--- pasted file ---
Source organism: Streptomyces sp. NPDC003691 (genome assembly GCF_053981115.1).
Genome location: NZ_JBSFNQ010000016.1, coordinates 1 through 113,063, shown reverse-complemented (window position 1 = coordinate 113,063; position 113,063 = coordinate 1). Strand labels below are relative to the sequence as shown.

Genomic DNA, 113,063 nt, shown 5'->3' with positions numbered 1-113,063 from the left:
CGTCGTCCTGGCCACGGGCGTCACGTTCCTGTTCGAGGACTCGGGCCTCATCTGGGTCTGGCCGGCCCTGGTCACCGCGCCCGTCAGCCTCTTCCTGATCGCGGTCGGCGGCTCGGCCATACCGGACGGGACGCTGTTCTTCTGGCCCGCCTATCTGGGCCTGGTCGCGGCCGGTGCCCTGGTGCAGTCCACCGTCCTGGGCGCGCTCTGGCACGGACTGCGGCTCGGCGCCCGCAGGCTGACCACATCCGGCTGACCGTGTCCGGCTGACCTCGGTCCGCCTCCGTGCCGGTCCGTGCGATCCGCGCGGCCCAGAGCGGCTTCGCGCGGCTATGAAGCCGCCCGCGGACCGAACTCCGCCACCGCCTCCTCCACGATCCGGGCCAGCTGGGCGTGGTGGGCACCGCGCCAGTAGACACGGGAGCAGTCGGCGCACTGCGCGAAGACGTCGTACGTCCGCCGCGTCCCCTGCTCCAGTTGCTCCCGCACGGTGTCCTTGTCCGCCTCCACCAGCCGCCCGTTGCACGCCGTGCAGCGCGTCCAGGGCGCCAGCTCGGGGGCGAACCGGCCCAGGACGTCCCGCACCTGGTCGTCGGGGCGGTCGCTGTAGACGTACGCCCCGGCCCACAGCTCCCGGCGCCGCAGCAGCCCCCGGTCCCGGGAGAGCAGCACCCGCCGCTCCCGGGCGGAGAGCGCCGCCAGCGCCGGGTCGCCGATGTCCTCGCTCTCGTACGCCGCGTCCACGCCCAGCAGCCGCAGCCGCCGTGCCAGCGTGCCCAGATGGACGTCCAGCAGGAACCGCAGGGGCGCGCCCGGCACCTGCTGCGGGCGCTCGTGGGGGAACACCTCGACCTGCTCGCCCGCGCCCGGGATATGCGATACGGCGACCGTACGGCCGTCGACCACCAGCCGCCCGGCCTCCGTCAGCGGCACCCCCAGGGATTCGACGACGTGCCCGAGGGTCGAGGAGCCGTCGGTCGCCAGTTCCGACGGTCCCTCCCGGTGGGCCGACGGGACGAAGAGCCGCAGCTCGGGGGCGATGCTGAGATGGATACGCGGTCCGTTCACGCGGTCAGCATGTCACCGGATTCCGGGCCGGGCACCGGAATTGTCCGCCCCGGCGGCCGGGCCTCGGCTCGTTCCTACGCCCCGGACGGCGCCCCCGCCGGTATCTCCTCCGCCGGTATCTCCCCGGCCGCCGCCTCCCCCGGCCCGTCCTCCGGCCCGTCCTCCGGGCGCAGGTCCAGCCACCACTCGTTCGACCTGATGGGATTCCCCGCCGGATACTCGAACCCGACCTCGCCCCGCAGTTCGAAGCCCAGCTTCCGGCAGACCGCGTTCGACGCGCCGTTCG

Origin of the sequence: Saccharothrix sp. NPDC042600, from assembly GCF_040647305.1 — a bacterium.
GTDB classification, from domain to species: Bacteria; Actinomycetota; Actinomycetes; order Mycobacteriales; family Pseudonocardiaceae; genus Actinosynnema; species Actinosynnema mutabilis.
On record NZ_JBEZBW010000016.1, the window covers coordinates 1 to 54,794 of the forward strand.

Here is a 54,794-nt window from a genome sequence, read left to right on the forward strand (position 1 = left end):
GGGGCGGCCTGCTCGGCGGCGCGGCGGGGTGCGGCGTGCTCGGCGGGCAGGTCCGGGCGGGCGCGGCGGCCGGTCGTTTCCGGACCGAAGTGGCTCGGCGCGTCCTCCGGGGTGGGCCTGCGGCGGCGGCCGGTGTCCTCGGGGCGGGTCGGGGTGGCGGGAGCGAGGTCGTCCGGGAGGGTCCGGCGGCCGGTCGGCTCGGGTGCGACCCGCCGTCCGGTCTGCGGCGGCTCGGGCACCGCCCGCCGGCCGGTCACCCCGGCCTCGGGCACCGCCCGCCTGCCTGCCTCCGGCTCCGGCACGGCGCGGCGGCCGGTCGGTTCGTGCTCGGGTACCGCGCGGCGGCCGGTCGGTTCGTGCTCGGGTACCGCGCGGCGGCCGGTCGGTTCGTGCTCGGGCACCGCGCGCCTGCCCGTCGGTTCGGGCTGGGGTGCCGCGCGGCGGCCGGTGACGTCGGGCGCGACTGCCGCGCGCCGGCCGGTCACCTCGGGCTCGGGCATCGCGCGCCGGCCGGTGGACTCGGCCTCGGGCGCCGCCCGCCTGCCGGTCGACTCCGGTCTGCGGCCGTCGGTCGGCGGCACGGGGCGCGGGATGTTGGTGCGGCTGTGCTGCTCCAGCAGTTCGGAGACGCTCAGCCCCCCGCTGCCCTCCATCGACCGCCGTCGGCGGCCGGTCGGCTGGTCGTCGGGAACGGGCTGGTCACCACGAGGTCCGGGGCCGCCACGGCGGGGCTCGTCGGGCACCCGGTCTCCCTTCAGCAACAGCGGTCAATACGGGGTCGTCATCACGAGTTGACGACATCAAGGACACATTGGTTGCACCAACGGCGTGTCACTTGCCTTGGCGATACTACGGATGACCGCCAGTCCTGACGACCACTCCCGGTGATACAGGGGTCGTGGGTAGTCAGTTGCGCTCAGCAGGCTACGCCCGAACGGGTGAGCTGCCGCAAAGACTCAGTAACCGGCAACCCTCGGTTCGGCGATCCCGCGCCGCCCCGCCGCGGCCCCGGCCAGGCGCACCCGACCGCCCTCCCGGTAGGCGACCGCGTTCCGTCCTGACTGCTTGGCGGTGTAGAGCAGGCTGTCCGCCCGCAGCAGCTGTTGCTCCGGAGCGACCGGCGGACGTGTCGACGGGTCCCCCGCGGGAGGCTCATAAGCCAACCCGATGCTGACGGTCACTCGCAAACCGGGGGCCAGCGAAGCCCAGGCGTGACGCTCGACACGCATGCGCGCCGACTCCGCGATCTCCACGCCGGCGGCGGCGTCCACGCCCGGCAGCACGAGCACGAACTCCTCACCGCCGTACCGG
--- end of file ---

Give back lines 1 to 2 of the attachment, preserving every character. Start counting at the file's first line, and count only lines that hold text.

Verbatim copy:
Source organism: Streptomyces sp. NPDC003691 (genome assembly GCF_053981115.1).
Genome location: NZ_JBSFNQ010000016.1, coordinates 1 through 113,063, shown reverse-complemented (window position 1 = coordinate 113,063; position 113,063 = coordinate 1). Strand labels below are relative to the sequence as shown.